No matter the size of your analytics program, from kickoff to long-term investment, there are four ways to decide what to measure and ensure you evaluate it properly:
- Define your objective, including what the baseline is and what success looks like to your business. You’re not picking the outcome – because that can lead scientists down a wrong path – but more of a way to decide whether or not something worked.
- Develop a theory of cause and effect to assess presumed drivers of the objective. This is where your talent really comes into play. They need to be able to measure what’s going on and, in the end, determine causation versus correlation.
- Identify specific activities that employees can do to help meet the objective. These changes and their outcomes are what you’re testing and measuring. This is how analysis drives internal development.
- Evaluate your statistics relative to the outcome and business models. Again, the strength of your analysis depends on your team. The broader the discipline base, the more startling patterns that may emerge.
Data works in the real world, too.
Amazon, for example, uses Big Data analytics to get customers to love the shopping experience. Every suggested item you see while shopping is based on thousands of other people who fit a similar profile and each customer service request comes with a mountain of data behind it.
They try to know you, your preferences and then predict what you’ll want or need next. And it works, as their volumes and quarterly statements continue to show.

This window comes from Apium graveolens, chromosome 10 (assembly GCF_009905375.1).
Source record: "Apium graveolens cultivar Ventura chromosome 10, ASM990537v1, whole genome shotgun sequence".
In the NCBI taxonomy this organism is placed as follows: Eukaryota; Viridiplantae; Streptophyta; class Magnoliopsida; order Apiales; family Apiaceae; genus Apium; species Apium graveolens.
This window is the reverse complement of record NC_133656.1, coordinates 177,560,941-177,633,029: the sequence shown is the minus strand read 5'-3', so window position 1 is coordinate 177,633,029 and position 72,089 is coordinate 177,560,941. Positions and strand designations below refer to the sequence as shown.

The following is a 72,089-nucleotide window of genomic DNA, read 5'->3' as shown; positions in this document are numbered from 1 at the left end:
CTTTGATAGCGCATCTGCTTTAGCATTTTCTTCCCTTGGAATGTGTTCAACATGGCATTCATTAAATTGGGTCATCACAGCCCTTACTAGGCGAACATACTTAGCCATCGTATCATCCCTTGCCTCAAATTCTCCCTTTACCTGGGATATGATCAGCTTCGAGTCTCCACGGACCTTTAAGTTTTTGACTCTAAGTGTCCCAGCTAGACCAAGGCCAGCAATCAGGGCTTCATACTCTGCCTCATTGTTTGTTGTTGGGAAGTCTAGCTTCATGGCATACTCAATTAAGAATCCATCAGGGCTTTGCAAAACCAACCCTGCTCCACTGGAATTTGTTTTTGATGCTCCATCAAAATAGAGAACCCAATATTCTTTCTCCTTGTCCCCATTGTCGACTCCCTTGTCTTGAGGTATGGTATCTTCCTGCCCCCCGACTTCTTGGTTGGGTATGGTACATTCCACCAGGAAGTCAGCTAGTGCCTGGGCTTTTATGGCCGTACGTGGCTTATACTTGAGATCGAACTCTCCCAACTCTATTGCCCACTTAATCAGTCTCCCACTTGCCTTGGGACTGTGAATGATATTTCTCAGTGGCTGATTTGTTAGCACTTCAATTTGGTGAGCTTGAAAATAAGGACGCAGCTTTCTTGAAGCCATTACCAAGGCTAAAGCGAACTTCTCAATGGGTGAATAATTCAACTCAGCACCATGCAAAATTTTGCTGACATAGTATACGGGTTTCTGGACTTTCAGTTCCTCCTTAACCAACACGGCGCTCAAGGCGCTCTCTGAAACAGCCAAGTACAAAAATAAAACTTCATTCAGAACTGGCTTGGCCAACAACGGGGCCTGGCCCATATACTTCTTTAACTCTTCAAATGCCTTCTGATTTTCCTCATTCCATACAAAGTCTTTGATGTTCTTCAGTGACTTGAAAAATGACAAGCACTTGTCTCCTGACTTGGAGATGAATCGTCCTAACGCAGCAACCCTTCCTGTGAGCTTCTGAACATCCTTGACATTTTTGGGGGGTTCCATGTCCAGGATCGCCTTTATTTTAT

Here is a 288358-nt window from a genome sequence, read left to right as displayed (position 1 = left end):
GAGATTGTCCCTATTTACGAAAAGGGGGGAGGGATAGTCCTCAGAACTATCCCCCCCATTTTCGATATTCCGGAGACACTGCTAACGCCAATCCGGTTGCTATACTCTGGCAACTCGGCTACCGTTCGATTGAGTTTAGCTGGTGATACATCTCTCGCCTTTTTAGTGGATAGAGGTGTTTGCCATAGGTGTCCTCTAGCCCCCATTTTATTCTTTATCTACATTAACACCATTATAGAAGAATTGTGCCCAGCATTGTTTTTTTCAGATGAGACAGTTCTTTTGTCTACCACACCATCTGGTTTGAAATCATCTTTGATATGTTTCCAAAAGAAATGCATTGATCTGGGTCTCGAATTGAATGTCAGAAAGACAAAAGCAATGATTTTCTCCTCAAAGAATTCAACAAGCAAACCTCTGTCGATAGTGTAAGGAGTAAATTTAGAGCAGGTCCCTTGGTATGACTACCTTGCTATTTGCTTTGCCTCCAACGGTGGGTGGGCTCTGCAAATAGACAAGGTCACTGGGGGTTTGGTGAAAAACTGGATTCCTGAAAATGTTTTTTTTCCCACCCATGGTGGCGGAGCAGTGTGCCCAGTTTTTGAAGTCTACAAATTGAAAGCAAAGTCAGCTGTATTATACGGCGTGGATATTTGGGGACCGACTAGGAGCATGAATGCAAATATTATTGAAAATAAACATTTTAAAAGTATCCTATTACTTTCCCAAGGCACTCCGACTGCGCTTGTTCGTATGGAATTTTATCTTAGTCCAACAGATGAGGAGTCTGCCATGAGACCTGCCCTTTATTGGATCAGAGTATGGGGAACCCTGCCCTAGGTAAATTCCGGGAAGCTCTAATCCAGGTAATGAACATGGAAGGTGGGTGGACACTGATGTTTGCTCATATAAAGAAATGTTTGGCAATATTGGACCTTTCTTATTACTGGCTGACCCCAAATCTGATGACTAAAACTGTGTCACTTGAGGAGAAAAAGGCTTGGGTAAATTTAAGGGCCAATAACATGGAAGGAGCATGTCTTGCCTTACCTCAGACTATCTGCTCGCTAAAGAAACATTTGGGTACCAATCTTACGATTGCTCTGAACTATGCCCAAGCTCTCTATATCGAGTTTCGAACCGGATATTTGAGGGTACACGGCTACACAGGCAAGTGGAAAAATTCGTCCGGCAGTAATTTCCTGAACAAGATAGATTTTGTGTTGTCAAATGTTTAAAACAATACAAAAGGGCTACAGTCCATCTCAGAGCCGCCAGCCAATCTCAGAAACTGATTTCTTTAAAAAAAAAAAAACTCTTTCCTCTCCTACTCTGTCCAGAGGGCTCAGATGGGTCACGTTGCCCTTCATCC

Analytics can also grow to solve problems that look too complex to tackle. As we know in Texas, flooding hurts the economy. More than half of the Netherlands is at risk of flooding each year, so it pays roughly €1 billion each year to maintain 2,200 miles of dikes. The government wanted to increase the protection these dikes offered and considered a uniform 10x increase for every area – which comes with a significant price and would impact businesses and water systems at every single point.
A 2010 analytics program was able to look at decades of flood data and determine what areas were most at risk and what the proper response was for each risk zone. All-in-all, higher flood safety measures were met, and the 10x increase was only necessary in three points. The Dutch saved €8 billion thanks to analytics.
Adopting an analytics platform is an easy way for most brands to start seeing early, easy wins; like preseason games used to drive interest and get fans excited. Real wins come from longer exposure and reliance. When analytics is a core of your operations – when it is so ingrained it feels like your company pastime – then you open up doors to opportunities and stats we’ve yet to think up.
One of the Top 100 Coaches, and Founder and CEO of Best Practice Institute, partner to Newsweek on America’s Most Loved Workplaces, and the author of more than 10 books on best practices in leadership and management, including Change Champion’s Field Guide, In Great Company, and Best Practices in Talent Management. Thought leaders and executives voted him as one of Global Gurus Top 10 Organizational Culture thinkers worldwide.